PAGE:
• Ars Celebrandi: Attention to the art of celebrating the liturgy is important: fidelity to texts and rubrics as well as a prayerful understanding of liturgical texts, feasts, and seasons kindles full, conscious, and active participation among the faithful. (Sacramentum Caritatis, 38) Preaching and music are foremost among the liturgical arts and are well-prepared for liturgical celebrations.
  • Trained Ministers: Priests, deacons, and lay liturgical ministers are well-trained and formed for leadership of communities at prayer and are “imbued with the spirit of the liturgy.” (CSL, 14)
  • Sacred Space: Churches, chapels, and other sacred buildings should be “truly worthy and beautiful, signs and symbols of heavenly realities,” the house of the Church and the house of God, “suitable for carrying out the sacred action and for ensuring the active participation of the faithful.” (General Instruction of the Roman Missal, 288)
  • Adoration: Adoration of the Blessed Sacrament is readily available within the Family of Parishes with proper catechesis for all.


The regular Mass schedule for a Family of Parishes may not assume more than two Masses per day per priest.

A regularly scheduled Mass for the Sunday precept must have annual average attendance of at least 50% of the church capacity.

The regular Mass schedule must provide the opportunity for priests to spiritually prepare for and be present to the community after Mass.

There must be a sufficient number of trained and formed liturgical ministers to serve as readers, servers, EMsHC, music ministers, et al. for liturgical celebrations.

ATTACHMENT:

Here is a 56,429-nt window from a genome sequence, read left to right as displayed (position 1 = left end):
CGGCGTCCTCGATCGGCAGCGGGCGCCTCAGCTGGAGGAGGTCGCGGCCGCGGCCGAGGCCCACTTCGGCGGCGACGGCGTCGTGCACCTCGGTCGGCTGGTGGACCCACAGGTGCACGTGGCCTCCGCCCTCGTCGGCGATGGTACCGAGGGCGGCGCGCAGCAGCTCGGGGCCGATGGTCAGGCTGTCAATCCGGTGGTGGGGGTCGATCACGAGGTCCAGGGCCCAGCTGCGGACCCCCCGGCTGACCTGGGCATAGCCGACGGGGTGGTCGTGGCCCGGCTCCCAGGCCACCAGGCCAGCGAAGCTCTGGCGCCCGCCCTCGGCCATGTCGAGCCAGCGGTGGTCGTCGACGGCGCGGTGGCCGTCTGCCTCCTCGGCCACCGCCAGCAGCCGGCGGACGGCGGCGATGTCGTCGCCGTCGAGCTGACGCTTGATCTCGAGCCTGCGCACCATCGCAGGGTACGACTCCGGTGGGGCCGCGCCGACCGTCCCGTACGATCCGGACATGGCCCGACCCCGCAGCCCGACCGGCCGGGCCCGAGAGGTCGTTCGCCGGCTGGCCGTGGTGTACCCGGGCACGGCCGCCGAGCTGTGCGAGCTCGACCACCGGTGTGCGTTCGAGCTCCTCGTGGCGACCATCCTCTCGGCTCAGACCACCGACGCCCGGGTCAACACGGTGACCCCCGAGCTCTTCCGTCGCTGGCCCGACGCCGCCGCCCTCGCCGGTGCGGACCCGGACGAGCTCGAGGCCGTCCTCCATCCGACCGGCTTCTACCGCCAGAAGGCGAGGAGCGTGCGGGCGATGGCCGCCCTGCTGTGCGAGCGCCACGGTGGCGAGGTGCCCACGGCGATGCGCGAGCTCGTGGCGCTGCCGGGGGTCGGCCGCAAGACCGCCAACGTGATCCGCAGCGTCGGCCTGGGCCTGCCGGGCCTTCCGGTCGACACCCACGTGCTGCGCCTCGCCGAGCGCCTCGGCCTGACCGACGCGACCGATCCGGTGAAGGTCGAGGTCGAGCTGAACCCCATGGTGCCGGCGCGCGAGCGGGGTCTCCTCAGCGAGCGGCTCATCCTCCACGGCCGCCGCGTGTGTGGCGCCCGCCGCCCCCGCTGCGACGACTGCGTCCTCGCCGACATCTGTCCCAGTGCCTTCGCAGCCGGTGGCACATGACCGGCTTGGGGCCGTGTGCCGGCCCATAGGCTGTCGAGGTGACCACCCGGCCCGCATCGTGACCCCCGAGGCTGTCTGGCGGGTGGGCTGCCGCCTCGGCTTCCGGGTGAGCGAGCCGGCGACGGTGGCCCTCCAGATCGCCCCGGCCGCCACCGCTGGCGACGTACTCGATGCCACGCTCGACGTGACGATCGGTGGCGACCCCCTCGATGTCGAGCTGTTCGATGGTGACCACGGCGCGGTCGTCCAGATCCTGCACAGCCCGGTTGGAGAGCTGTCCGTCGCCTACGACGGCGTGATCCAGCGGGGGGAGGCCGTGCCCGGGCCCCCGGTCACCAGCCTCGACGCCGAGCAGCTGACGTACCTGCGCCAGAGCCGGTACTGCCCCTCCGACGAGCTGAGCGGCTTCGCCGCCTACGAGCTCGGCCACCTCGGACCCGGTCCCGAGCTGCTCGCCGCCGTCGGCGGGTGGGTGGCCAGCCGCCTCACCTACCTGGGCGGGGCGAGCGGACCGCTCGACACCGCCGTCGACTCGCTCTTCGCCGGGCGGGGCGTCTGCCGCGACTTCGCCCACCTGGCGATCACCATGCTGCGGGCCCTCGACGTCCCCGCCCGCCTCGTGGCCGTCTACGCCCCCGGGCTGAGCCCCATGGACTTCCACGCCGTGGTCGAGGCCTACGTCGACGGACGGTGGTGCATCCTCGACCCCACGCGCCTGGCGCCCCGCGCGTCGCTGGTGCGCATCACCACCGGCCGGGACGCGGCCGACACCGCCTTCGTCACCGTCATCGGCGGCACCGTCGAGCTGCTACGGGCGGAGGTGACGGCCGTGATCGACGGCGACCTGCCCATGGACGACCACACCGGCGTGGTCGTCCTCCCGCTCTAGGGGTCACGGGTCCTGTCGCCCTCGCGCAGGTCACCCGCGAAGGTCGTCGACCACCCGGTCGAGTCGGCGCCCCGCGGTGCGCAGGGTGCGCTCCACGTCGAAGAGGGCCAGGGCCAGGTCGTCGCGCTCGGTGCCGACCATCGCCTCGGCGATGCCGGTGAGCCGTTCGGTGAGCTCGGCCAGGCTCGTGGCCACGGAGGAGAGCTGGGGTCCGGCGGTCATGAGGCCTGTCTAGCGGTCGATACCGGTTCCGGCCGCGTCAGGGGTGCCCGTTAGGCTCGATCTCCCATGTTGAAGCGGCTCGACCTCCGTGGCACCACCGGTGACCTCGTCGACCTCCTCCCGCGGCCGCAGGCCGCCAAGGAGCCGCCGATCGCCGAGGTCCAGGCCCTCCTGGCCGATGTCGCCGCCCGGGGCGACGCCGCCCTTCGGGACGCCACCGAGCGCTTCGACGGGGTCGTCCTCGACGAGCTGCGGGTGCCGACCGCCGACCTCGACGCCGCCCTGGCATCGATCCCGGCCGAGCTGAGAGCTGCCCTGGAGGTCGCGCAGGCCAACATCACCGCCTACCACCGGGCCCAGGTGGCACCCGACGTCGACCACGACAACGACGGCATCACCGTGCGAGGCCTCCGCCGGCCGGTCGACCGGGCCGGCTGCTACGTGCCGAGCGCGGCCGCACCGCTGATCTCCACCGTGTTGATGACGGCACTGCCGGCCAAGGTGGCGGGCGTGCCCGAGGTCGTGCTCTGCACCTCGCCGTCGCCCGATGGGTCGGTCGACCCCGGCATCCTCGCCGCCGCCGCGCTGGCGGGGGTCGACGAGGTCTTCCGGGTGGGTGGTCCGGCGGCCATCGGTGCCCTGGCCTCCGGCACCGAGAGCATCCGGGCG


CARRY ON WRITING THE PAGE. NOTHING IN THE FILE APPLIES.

Sacramental formation must be provided.


Each of us is called to actively participate as a member of a parish, the Universal Church and our local Church, led by our archbishop. Parishes continually deepen the bonds of communion with other parishes.

Vision Points

  • Deaneries: The archdiocese is organized in canonical parishes, grouped into Families of Parishes, which are gathered into deaneries.
  • Archdiocesan: In communion with the pope, the bishop exercises leadership in the local Church.
  • Subsidiarity: Deaneries enhance regional subsidiarity; explore cooperative ministries between Families of Parishes.
  • Culture & History: As they become one Family, the culture and history of the parishes are acknowledged, honored and, where possible, preserved as we move from maintenance to unification in the mission of Christ. Efforts are made to blend cultural differences with compassion and compromise.
  • Local & Universal: People come to understand the nature of the parish as the people within a given territory and therefore grow in understanding themselves as members of Christ’s Body, the Church.


In pastoral planning and parish life, every Family of Parishes will adhere to the spirit and norms of the Vatican Instruction: "The pastoral conversion of the parish community in the service of the evangelizing mission of the Church." (2020).

Families collaborate with other Families within the deanery to provide coordinated pastoral ministry (e.g. hospitals, care facilities, young adult evangelization, high schools, jails, etc.)